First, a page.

CASINO

Florida asks Seminoles for timeline to shutdown blackjack

TAGs: florida, Seminole Tribe

florida-asks-timeline-for-seminole-to-shut-down-blackjackThe director of Florida’s Division of Pari-Mutuel Wagering Ken Lawson sent a letter to the Seminole Tribe on Monday asking how it planned to shut down its table games.

The Seminole’s gambling compact with Florida has the tribe pay about $250m a year for the exclusive right to deal house-banked table games such as blackjack and baccarat at its seven casinos including Seminole Casino Coconut Creek, Hard Rock Hotel & Casino and Seminole Classic in Hollywood. Terms of the agreement state that the tribe will have to fold up the tables and put away the cards within 90 days of the compact’s expiration on July 31.

“The letter was actually expected and is just another part of the process,” said Seminoles spokesman Gary Bitner.

Seminoles maintain that the state has already breached the compact by allowing racinos in South Florida to operate electronic versions of the games that the Tribe operates with live dealers, therefore, the tribe will continue to deal the games as the efforts to get a compact extension go into mediation and probably a federal court suit.

On June 25, Tribal Council Chairman James Billie asked the state for a meeting to resolve the dispute within 30 days. That timeline expired on Saturday, which is why another letter was sent on Monday saying that the state has missed another deadline to find a resolution for its gambling compact dispute.

The letter was sent to Gov. Rick Scott, Florida Senate President Andy Gardiner, Speaker of the Florida House of Representative Steve Crisafulli and members of the media, requesting mediation within 30 days.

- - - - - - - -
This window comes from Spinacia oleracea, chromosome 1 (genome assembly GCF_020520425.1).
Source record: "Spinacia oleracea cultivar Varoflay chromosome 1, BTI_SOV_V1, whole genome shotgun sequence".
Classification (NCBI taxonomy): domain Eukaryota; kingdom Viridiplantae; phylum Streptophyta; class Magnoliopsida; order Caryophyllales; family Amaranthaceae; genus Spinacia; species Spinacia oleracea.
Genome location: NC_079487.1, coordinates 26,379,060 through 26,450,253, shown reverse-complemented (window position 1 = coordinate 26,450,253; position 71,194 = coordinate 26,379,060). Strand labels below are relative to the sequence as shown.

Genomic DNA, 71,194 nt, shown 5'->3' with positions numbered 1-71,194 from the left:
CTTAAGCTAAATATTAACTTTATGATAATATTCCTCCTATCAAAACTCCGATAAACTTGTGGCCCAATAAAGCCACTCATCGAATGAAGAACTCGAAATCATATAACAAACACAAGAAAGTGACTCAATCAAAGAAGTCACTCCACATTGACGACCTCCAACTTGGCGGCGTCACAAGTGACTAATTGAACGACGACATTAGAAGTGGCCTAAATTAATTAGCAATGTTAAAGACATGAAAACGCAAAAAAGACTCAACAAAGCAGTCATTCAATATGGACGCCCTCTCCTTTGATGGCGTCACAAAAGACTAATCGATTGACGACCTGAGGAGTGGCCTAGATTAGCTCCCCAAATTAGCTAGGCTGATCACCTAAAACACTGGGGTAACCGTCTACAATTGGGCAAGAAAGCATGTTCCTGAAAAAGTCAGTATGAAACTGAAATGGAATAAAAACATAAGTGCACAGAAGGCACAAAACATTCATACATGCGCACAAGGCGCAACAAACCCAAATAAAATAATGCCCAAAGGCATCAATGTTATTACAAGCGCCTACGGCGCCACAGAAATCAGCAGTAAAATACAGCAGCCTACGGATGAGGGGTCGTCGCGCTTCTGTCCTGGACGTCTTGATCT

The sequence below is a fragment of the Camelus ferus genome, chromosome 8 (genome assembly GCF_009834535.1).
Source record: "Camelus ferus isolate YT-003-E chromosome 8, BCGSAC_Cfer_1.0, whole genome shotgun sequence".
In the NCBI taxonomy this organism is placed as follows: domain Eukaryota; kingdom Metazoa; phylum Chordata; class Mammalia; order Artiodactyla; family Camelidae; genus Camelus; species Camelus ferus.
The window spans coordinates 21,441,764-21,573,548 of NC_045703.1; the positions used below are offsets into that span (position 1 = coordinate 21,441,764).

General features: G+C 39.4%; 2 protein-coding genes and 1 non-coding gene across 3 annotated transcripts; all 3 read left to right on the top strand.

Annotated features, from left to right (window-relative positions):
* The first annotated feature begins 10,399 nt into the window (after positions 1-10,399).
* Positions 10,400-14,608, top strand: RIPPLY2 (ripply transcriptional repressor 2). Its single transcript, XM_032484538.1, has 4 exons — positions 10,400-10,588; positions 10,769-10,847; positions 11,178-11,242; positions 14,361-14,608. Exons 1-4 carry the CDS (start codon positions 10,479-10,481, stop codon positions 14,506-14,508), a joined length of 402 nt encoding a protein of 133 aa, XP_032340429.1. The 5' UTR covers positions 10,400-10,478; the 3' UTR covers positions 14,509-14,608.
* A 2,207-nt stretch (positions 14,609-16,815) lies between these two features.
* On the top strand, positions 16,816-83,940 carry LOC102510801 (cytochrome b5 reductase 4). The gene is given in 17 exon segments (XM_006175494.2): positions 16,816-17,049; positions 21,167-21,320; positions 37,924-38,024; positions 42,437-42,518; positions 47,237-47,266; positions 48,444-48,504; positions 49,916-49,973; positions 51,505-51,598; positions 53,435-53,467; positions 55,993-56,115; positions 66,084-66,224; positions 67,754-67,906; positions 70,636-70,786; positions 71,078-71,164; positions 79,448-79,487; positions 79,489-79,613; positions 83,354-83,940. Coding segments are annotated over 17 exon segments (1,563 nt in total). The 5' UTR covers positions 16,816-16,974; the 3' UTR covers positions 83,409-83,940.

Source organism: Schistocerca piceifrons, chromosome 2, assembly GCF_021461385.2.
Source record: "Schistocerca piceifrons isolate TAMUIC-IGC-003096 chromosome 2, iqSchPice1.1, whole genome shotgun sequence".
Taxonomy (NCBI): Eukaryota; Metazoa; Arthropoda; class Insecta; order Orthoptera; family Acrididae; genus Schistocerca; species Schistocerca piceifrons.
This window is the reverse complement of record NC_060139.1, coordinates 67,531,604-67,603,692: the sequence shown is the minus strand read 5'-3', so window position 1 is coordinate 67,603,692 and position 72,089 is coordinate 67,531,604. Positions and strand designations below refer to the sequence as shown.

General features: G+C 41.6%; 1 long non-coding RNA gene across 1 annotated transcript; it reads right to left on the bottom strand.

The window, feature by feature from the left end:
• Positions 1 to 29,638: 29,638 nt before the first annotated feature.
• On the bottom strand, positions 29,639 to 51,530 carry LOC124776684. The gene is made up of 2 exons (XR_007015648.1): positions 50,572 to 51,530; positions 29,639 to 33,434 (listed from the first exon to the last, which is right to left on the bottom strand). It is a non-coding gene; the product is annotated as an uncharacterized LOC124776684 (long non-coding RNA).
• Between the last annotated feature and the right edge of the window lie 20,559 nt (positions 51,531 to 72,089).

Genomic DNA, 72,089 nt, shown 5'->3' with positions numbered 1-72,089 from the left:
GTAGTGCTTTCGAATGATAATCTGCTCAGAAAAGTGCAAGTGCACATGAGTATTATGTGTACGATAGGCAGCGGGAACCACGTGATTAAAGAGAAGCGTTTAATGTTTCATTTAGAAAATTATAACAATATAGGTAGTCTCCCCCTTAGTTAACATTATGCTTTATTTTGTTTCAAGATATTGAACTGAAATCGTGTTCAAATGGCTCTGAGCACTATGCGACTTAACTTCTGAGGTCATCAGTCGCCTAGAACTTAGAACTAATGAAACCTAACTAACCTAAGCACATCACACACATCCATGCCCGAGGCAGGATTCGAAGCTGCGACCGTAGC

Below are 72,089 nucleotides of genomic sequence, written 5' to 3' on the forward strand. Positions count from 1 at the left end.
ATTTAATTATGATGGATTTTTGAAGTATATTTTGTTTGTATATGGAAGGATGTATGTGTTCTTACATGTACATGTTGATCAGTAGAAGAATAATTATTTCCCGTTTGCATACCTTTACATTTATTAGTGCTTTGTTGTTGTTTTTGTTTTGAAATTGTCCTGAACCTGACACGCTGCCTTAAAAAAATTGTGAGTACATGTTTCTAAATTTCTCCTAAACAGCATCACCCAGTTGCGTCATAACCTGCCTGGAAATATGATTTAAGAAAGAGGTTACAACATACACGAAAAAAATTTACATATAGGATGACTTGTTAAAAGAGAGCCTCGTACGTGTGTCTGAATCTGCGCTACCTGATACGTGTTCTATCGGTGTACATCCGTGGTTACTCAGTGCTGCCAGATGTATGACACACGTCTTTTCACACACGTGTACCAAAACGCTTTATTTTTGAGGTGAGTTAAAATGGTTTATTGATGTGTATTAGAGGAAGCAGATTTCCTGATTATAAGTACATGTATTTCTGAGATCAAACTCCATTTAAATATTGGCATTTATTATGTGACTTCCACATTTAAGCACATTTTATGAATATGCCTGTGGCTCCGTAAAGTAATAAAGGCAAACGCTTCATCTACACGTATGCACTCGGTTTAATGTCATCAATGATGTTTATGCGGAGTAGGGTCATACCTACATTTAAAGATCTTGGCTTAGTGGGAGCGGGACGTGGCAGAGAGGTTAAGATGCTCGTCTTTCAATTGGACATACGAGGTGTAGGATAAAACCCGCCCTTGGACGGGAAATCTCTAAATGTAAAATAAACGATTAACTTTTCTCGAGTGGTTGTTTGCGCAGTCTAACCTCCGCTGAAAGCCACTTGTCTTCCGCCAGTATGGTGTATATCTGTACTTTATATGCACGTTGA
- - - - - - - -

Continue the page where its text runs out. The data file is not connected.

Sen. Bill Galvano, one of the lead negotiators with the Tribe on the original gaming compact, told reporters Monday that he still believes that the agreement will resume with the Tribe, as they were in the same situation in 2010 when the first compact was invalidated by the Florida Supreme Court. The court ruled their table games in violation of state law and the tribe negotiated a new deal with the Legislature.

“I don’t think it necessarily means we are headed for litigation,” said Galvano. “This is similar to the position we were in last time before we were able to enter into a deal. I think the state has significant leverage at this point and there’s nothing to preclude us from having those negotiations.”

The federal court has a 180-day period to assume jurisdiction of the agreement, which runs out Oct. 29.

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